Data-collection and analytics technology has become increasingly more sophisticated in recent years, giving businesses access to a wealth of valuable information about their customers' individual shopping habits, preferences and interests. This information can be especially useful in the e-commerce space, where consumers have come to expect a highly customized experience.
"Each [customer] is different and, therefore, needs to be catered to in a specific fashion," said Jack Lowinger, founder and CEO of collaborative shopping platform Cartonomy. "The first step to a successful transaction is paying close attention to the shopper, and then figuring out what products he or she needs. Many e-commerce sites do the opposite, where they focus on the product line over the customer and, as a result, are unable to build a loyal customer base."
Giving customers what they want and personalizing the shopping experience begins with intelligently using data to drive your relationships with customers. [3 Big Challenges for Small E-Commerce Retailers (and How to Overcome Them)]
"The promise of the Internet is that you can pull data and provide a better user experience," said David Steinberg, CEO and co-founder of marketing solutions provider Zeta Interactive. "Technology is a great equalizer. As a small business, you can do more than you ever could before."
Steinberg advised using the data you have to mimic the retail experience online for your customers. In a retail setting, shoppers can guide themselves through the store, ask for help, and receive personalized recommendations and advice from a staff member. An e-commerce business can use data on what products customers searched for, purchased and even talked about on social media to figure out what they might like to buy in its online store.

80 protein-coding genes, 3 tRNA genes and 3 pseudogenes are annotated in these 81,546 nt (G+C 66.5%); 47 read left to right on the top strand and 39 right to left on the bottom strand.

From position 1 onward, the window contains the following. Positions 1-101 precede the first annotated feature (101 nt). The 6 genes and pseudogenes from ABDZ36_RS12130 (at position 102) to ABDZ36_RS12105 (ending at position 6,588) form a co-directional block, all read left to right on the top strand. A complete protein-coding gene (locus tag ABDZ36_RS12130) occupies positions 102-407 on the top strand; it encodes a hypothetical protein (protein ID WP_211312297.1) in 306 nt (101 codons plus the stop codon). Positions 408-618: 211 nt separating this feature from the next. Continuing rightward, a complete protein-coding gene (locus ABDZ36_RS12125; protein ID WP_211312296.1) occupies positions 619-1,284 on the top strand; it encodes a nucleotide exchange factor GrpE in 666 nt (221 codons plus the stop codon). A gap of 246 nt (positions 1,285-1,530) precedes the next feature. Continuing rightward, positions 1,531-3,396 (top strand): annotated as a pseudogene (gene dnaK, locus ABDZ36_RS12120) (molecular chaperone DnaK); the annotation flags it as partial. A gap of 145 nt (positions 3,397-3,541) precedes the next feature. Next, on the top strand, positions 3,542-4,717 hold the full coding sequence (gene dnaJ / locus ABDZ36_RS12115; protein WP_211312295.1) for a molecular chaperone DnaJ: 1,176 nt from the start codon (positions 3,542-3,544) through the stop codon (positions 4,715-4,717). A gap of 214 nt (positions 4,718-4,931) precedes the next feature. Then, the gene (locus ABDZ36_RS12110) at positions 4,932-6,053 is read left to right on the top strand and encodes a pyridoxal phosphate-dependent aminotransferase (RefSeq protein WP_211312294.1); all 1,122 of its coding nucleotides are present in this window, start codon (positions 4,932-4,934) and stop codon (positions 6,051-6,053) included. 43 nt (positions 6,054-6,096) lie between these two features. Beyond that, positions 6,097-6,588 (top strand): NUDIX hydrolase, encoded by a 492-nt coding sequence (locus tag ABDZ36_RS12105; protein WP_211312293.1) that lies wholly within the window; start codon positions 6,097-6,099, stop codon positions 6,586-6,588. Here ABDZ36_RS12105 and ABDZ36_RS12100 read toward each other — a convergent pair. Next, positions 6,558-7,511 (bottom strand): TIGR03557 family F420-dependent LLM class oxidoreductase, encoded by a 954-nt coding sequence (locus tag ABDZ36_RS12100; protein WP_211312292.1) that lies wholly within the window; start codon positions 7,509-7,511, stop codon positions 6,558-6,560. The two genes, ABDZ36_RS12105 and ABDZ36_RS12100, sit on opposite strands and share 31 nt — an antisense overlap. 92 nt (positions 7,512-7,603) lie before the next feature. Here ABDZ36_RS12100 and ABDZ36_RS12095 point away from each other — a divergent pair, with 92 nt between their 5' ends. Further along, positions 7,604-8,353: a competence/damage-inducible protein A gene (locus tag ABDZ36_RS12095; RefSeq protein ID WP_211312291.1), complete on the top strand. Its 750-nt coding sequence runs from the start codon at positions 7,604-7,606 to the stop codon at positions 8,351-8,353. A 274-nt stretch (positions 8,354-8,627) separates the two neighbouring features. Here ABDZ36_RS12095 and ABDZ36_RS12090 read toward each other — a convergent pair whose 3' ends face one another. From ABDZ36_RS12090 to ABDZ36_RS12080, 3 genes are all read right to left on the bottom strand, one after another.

Data-driven recommendations can also be generated through information on consumers who fit a similar demographic or have a comparable purchase history.
"Retailers have begun to incorporate a 'guided discovery' process that targets specific items for a consumer based on user suggestions that help narrow down the purchase decision," Lowinger told Business News Daily. "The key is to help the consumer find more of what they need with less time spent searching or browsing through categories."
Customers expect the same level of personalized service outside of your e-commerce website, in your external branding and marketing efforts. This means ensuring that your promotional emails are tailored to fit your distinct customer groups.
"There are so many sites competing for our time, and we can't possibly read everything in our inbox," said Shannon Van Buskirk, vice chair and co-founder of GovX, an e-commerce site open exclusively to military and government personnel and their spouses. "Sending one email blast to everyone isn't doing the best job. GovX's emails are hand-designed around a certain theme or need of the audience. Members like to see what other members are using or looking at."
Lowinger noted that creating an online community around your brand can help your customers connect with your company and their fellow shoppers, thereby encouraging customer loyalty.
"The key factor to launching a successful social e-commerce experience is allowing consumers to connect with an active and targeted community centered around common interests and needs," he said.
"Not a lot of e-commerce companies think about building a community where you come in and read about incredible people with stories," Van Buskirk added. "[Customers are] buying for the full experience — just selling products is boring. Create something that's community and e-commerce all in one."
Originally published on Business News Daily.